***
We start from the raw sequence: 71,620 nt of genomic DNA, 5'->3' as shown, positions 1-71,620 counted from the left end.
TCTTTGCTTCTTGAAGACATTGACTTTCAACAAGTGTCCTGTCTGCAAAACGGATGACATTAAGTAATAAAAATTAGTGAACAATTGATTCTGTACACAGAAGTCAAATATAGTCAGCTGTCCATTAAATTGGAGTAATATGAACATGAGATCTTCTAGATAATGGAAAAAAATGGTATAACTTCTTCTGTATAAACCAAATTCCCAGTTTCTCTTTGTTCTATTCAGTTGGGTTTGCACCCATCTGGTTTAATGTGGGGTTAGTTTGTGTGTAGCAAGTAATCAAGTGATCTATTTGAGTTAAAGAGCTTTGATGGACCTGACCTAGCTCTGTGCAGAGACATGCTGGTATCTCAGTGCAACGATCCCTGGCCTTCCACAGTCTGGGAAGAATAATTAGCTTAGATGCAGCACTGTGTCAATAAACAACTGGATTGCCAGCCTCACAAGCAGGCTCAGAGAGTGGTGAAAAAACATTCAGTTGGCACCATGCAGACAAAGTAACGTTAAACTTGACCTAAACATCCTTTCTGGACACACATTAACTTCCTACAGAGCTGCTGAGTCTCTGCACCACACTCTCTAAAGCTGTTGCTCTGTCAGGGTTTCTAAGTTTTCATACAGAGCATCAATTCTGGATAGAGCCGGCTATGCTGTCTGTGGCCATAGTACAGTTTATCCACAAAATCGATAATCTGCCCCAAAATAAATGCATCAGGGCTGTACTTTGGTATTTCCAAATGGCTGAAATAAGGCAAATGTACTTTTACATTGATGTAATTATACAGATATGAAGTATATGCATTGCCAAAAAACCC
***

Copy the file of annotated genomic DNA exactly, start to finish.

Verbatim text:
We start from the raw sequence: 71,620 nt of genomic DNA, 5'->3' as shown, positions 1-71,620 counted from the left end.
TCTTTGCTTCTTGAAGACATTGACTTTCAACAAGTGTCCTGTCTGCAAAACGGATGACATTAAGTAATAAAAATTAGTGAACAATTGATTCTGTACACAGAAGTCAAATATAGTCAGCTGTCCATTAAATTGGAGTAATATGAACATGAGATCTTCTAGATAATGGAAAAAAATGGTATAACTTCTTCTGTATAAACCAAATTCCCAGTTTCTCTTTGTTCTATTCAGTTGGGTTTGCACCCATCTGGTTTAATGTGGGGTTAGTTTGTGTGTAGCAAGTAATCAAGTGATCTATTTGAGTTAAAGAGCTTTGATGGACCTGACCTAGCTCTGTGCAGAGACATGCTGGTATCTCAGTGCAACGATCCCTGGCCTTCCACAGTCTGGGAAGAATAATTAGCTTAGATGCAGCACTGTGTCAATAAACAACTGGATTGCCAGCCTCACAAGCAGGCTCAGAGAGTGGTGAAAAAACATTCAGTTGGCACCATGCAGACAAAGTAACGTTAAACTTGACCTAAACATCCTTTCTGGACACACATTAACTTCCTACAGAGCTGCTGAGTCTCTGCACCACACTCTCTAAAGCTGTTGCTCTGTCAGGGTTTCTAAGTTTTCATACAGAGCATCAATTCTGGATAGAGCCGGCTATGCTGTCTGTGGCCATAGTACAGTTTATCCACAAAATCGATAATCTGCCCCAAAATAAATGCATCAGGGCTGTACTTTGGTATTTCCAAATGGCTGAAATAAGGCAAATGTACTTTTACATTGATGTAATTATACAGATATGAAGTATATGCATTGCCAAAAAACCC